In recent years, France faced growing anti-French sentiments in the Sahel region, which finally led to the withdrawal of its troops from Mali and more recently from Burkina Faso.
However, it is not possible for the West to leave Africa alone. With France’s exit, Germany is now trying to establish itself as a major force in the region and expand its influence.
However, given the high anti-western sentiments in the Sahel region which recently drove out France, Germany’s plans too are likely to face many obstacles.
German chancellor launches charm offensive in Africa
German chancellor, Olaf Scholz, has recently said that he supports the inclusion of the African Union in the G20 group of nations. The German Chancellor is on his Africa trip, which is the second trip by Scholz to Africa since he took office in December 2021.
Arriving in Ethiopia, Scholz reaffirmed the central role played by the African Union in mediating the crisis in Sudan. He further said that Germany wants to make contributions to “advancing peace and security”.
In the past, American president Joe Biden and French president Emmanuel Macron, among others, have also advocated for the AU to join the G20.
The German Chancellor Olaf Scholz’s recent visit to Africa underscores Germany’s attempt to deepen its engagement with the continent. The Chancellor has been visiting Ethiopia and Kenya, where he has been discussing issues related to development, peace, and security.
Scholz’s visit follows in the footsteps of other world leaders, including American President Joe Biden and French President Emmanuel Macron, who have also advocated for greater engagement with Africa but has so far miserably failed to achieve any success of note.
Germany’s approach to Africa is built on two key pillars: development assistance and security cooperation.
The German Chancellor’s visit to Africa is a well-calculated move. This has come after German troops have started to withdraw from Mali as Berlin aims to wind up by May 2024 a mission that has been hampered by disputes with Bamako and the arrival of Russian forces.
Read More: Mali says “Au revoir” to French interference, asserts independence in UNSC dealings
Mali’s proximity to Russia and Wagner has been the reason for France’s withdrawal too. The MINUSMA, officially known as United Nations Multidimensional Integrated Stabilization Mission in Mali, was established in 2013 however in recent months, there have been repeated instances of friction between the Malian military government and the mission.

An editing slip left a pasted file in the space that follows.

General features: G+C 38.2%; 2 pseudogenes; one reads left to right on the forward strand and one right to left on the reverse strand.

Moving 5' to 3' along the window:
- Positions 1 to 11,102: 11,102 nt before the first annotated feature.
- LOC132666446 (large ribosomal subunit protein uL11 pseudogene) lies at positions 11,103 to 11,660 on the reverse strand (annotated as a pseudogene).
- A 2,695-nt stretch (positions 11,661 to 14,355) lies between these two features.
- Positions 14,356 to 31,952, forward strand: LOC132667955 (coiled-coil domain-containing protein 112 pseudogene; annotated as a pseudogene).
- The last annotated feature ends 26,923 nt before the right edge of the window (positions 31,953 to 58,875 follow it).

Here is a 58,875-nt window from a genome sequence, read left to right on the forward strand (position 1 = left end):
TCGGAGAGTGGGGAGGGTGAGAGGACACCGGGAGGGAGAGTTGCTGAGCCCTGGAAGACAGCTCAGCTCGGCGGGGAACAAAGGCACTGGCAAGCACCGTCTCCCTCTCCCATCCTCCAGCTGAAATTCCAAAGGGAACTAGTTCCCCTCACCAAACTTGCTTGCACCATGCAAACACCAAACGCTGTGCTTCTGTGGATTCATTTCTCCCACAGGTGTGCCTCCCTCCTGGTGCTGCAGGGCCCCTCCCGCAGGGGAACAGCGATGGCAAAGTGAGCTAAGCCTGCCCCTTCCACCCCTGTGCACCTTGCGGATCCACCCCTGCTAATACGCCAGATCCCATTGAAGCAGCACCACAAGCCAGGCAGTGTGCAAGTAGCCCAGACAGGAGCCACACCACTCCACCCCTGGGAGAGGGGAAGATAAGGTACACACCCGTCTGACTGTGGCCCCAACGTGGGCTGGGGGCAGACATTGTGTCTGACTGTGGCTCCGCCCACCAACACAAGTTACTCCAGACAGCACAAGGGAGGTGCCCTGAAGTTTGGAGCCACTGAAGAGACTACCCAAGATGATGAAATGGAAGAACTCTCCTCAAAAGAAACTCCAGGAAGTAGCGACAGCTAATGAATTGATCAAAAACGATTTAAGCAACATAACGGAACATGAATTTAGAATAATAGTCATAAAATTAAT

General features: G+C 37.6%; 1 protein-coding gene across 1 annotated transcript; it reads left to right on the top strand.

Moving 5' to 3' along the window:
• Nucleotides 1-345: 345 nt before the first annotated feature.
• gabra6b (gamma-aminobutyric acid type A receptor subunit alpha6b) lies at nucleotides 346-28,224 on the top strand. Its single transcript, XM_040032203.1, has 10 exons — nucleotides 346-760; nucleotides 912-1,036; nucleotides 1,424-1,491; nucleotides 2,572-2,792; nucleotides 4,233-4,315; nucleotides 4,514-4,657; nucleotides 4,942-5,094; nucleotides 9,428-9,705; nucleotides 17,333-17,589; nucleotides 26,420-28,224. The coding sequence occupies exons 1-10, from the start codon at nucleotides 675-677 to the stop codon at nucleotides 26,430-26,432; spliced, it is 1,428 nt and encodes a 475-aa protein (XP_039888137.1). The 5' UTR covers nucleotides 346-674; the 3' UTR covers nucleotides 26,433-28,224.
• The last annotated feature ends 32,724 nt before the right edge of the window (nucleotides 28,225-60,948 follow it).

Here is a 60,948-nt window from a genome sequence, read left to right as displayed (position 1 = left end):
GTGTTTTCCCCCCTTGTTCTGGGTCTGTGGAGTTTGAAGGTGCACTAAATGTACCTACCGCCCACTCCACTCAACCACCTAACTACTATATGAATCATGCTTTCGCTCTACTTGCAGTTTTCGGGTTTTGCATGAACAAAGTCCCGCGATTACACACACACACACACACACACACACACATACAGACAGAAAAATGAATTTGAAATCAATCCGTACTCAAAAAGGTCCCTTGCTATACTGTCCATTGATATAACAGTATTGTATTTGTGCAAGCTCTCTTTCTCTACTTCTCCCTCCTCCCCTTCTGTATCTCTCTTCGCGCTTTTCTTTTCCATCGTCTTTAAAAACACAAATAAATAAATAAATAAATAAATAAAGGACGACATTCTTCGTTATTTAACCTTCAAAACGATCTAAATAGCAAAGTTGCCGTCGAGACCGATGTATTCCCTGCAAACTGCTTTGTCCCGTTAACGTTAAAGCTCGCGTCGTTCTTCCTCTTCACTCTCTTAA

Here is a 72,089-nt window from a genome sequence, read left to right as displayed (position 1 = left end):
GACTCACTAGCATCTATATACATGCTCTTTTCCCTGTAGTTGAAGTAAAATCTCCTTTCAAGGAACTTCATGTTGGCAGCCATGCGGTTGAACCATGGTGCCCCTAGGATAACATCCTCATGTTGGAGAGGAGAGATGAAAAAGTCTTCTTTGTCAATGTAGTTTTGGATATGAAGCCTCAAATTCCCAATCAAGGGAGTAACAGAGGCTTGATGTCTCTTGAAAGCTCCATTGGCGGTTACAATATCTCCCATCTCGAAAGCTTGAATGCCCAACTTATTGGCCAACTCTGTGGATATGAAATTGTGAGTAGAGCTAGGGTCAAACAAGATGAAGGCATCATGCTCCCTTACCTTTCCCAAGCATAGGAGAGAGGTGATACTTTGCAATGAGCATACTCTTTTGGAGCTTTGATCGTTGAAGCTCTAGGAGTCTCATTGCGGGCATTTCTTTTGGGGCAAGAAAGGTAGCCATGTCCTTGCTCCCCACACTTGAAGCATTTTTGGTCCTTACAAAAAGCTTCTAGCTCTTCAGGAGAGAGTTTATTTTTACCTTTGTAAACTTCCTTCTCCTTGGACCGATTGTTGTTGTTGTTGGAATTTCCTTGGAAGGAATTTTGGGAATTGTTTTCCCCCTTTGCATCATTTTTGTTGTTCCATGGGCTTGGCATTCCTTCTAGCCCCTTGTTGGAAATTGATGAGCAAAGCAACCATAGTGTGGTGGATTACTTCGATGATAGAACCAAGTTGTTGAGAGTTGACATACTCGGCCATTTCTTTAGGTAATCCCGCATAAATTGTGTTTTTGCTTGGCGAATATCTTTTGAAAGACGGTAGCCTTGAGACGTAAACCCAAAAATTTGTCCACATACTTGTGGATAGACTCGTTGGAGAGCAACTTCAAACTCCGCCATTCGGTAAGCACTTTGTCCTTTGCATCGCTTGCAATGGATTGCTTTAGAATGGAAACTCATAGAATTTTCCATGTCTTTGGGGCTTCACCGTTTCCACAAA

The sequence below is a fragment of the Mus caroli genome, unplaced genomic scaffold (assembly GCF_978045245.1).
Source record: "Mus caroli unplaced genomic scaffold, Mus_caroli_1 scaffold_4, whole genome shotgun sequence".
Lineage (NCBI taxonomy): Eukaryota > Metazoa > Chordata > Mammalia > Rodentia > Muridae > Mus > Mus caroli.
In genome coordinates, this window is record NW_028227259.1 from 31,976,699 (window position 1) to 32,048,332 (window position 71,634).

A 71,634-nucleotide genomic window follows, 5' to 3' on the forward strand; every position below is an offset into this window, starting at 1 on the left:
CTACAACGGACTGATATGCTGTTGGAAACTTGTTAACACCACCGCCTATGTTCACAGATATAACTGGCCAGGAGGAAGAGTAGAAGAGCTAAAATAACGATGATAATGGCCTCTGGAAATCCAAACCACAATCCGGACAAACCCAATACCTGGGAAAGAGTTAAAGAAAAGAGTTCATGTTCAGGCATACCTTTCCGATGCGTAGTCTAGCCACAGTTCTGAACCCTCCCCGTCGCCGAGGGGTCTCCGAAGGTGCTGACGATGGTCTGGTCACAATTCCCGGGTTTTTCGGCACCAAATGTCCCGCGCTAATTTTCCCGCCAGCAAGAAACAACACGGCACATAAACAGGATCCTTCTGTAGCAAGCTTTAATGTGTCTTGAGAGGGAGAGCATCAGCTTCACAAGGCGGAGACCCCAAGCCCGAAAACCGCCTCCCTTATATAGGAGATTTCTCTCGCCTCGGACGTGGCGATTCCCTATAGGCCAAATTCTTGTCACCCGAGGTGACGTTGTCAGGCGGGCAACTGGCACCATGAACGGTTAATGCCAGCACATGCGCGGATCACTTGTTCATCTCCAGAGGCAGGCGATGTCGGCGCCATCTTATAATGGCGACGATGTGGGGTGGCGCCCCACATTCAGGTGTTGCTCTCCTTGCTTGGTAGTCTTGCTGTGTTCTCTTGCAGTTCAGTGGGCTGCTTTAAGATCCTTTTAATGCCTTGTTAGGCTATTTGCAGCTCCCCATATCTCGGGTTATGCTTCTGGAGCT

Europe’s relations with Mali have significantly deteriorated since the African nation invited fighters from the Wagner Group, to support its fight against rebels. Now, after France it has resulted in Germany too withdrawing its troops from the country.
However, Germany is not ready to accept defeat yet. Now, it is deploying its troops in neighboring Niger.
Germany’s deployment of troops to Niger is also likely to be a part of its strategy to counter Russia’s Wagner and its influence.
Germany has committed to deploying 60 soldiers to the country as part of a small EU mission aimed at helping Niger improve its logistics and infrastructure.
However, Germany’s plan to establish itself as a major force in the region is likely to face many obstacles.
One major challenge is the high level of anti-Western sentiment in the Sahel region. Many people in the region view Western countries, including France and Germany, as outsiders who are more interested in exploiting the continent’s resources than in helping its people.
This sentiment has been fuelled by a history of colonization and exploitation, as well as more recent interventions by Western powers in conflicts across the continent.
Read More: Germany’s African Gambit: A New Chapter in Global Power Play
Another challenge is the complex security situation in the Sahel region. The region has been beset by violence and instability for years, with various armed groups vying for control of territory and resources.
While Germany has sought to increase its security cooperation with African countries in the region, it is unclear how effective this cooperation will be in addressing the root causes of the conflict.
Further, Russia’s Wagner has been largely successful in gaining foothold in Africa and its rise in the continent has come at the cost of declining credibility of the West.
Further the West’s failure to tackle the deteriorating security situation in many African countries has been one of the major reasons for strong anti-West sentiments in the region.
If we look at France’s example, after its departure from Sahel, it launched a new “Africa strategy”. However, Macron continued to face resentment from African countries. For example, in a bold move, Mali challenged France’s penholder status at the UNSC.
Mali had also accused France of delivering weapons to militants. Moreover, the Malian Prime Minister also confirmed that it would continue military cooperation with Russia and expressed complete satisfaction with Russian military equipment, which had helped caused fear among the insurgents.
Thus, it is safe to assume that Germany’s attempt to establish itself as a major force in Africa and woo the continent is an ambitious goal, but one that is likely to face many hurdles. The high level of anti-Western and pro-Russian sentiments will not be easy for Germany to overcome.
No matter what the stated objectives are, Germany’s plans in Africa will also include countering growing Russian influence. However, it is only likely to meet the same fate as France and the US as Africa isn’t likely to take the “bait” offered by Germany anytime soon.
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